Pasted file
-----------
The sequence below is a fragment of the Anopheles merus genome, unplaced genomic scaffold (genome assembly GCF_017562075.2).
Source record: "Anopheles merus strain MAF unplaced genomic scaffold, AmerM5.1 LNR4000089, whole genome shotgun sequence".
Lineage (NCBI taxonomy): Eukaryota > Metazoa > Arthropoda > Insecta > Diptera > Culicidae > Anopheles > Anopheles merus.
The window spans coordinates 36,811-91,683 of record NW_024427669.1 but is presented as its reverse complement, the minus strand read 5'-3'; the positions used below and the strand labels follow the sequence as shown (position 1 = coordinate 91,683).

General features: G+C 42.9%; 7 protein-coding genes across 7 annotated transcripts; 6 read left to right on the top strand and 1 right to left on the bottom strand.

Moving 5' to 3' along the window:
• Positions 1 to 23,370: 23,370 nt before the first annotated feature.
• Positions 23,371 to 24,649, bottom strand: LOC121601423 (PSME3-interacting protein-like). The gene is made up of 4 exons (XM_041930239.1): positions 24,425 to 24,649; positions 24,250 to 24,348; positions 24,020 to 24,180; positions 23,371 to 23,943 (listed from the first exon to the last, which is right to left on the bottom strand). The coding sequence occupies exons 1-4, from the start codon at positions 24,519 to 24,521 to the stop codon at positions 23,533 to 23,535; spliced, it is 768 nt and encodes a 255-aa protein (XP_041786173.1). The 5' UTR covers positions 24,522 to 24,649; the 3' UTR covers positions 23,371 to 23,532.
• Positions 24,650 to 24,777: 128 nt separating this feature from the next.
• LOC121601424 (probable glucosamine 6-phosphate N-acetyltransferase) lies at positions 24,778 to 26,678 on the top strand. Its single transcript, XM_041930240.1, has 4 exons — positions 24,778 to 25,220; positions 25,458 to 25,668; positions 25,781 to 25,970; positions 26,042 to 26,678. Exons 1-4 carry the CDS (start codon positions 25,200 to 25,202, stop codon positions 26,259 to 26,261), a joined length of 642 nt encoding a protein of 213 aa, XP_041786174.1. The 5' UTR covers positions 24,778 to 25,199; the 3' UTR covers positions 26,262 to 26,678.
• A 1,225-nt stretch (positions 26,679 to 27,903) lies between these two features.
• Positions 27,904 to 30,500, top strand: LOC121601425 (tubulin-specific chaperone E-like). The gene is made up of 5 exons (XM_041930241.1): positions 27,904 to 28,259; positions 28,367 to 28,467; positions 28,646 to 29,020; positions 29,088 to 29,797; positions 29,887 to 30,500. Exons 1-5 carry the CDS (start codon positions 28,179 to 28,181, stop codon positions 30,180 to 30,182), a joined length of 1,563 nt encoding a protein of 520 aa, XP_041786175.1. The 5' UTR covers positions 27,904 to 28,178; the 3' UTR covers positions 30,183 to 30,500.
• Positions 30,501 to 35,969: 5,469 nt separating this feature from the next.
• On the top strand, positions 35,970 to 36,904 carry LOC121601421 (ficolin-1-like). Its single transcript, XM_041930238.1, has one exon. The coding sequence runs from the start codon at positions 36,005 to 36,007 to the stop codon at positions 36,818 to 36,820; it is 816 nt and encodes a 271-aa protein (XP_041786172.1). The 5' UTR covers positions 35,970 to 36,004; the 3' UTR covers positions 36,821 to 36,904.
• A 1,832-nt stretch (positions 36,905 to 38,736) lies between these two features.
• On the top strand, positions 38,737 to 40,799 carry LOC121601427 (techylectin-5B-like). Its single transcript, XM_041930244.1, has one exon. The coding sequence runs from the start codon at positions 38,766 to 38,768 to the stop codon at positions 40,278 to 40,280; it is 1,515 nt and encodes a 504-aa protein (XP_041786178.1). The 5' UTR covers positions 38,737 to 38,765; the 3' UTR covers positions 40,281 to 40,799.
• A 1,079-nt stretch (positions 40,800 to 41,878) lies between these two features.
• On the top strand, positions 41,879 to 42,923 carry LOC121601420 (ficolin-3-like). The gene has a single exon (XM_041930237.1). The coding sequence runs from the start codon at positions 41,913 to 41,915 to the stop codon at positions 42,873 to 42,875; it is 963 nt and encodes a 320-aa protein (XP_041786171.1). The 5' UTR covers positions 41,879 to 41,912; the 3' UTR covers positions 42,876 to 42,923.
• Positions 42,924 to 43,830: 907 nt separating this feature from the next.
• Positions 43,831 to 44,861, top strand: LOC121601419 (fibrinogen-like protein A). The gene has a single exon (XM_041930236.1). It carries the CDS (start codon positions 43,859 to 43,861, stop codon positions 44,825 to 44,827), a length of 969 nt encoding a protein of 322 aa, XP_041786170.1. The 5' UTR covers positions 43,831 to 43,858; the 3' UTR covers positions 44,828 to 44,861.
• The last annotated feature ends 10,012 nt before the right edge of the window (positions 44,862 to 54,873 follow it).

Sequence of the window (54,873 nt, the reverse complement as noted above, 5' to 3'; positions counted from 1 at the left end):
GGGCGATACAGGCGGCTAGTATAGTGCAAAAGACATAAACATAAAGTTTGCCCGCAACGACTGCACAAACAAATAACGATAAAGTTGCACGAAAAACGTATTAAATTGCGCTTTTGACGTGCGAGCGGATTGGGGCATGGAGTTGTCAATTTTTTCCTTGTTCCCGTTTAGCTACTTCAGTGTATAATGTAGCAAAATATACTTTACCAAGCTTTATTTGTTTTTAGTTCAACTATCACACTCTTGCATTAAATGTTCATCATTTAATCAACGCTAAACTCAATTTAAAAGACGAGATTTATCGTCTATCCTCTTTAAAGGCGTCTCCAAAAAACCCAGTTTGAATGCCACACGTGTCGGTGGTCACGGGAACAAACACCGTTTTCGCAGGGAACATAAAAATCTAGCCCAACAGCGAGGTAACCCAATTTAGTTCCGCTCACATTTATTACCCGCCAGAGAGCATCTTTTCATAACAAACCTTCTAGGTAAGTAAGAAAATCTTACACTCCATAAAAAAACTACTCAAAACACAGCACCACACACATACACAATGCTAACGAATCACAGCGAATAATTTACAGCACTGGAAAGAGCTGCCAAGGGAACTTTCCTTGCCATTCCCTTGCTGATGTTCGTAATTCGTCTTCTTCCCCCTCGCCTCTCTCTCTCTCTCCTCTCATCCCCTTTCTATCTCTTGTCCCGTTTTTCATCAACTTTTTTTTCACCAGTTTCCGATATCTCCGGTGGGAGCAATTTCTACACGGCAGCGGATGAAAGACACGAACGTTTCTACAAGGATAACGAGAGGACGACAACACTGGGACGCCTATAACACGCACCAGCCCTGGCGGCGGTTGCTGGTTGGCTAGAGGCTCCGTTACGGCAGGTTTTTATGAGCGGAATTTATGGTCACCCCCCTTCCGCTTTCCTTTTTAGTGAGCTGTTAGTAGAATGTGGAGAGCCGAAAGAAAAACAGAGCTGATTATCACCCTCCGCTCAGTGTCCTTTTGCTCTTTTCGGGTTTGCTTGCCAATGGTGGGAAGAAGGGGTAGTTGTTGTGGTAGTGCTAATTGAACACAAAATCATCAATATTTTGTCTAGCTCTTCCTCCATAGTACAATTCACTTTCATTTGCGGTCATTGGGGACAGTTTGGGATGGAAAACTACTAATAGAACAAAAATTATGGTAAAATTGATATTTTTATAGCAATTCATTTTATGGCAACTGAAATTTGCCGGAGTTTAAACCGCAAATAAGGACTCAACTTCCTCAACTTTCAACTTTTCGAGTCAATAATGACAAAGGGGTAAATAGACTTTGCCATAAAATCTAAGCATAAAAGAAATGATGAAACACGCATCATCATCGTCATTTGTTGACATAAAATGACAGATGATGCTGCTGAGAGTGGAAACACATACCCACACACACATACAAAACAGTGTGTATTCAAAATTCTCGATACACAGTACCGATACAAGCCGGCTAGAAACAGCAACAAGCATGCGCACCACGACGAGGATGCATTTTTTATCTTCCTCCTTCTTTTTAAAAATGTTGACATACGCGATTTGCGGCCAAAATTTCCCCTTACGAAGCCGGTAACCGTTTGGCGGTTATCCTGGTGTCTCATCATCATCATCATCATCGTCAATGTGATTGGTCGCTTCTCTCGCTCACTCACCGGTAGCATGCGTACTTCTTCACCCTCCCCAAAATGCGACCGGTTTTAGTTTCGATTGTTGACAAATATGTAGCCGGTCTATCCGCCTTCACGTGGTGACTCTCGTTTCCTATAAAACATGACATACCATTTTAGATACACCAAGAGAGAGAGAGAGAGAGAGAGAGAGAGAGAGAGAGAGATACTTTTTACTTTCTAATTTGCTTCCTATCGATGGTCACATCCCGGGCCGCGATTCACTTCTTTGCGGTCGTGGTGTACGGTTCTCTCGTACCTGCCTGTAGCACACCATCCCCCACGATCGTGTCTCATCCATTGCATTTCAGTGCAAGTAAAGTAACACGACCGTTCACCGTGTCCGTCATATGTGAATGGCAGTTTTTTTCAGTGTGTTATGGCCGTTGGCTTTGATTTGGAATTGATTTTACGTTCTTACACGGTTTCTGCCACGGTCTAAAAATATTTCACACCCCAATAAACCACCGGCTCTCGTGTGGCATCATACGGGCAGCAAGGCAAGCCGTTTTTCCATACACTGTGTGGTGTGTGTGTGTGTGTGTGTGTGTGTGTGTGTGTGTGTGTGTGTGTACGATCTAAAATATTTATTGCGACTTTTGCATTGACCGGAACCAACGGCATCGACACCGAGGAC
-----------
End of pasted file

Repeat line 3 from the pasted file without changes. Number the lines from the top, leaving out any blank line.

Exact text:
Lineage (NCBI taxonomy): Eukaryota > Metazoa > Arthropoda > Insecta > Diptera > Culicidae > Anopheles > Anopheles merus.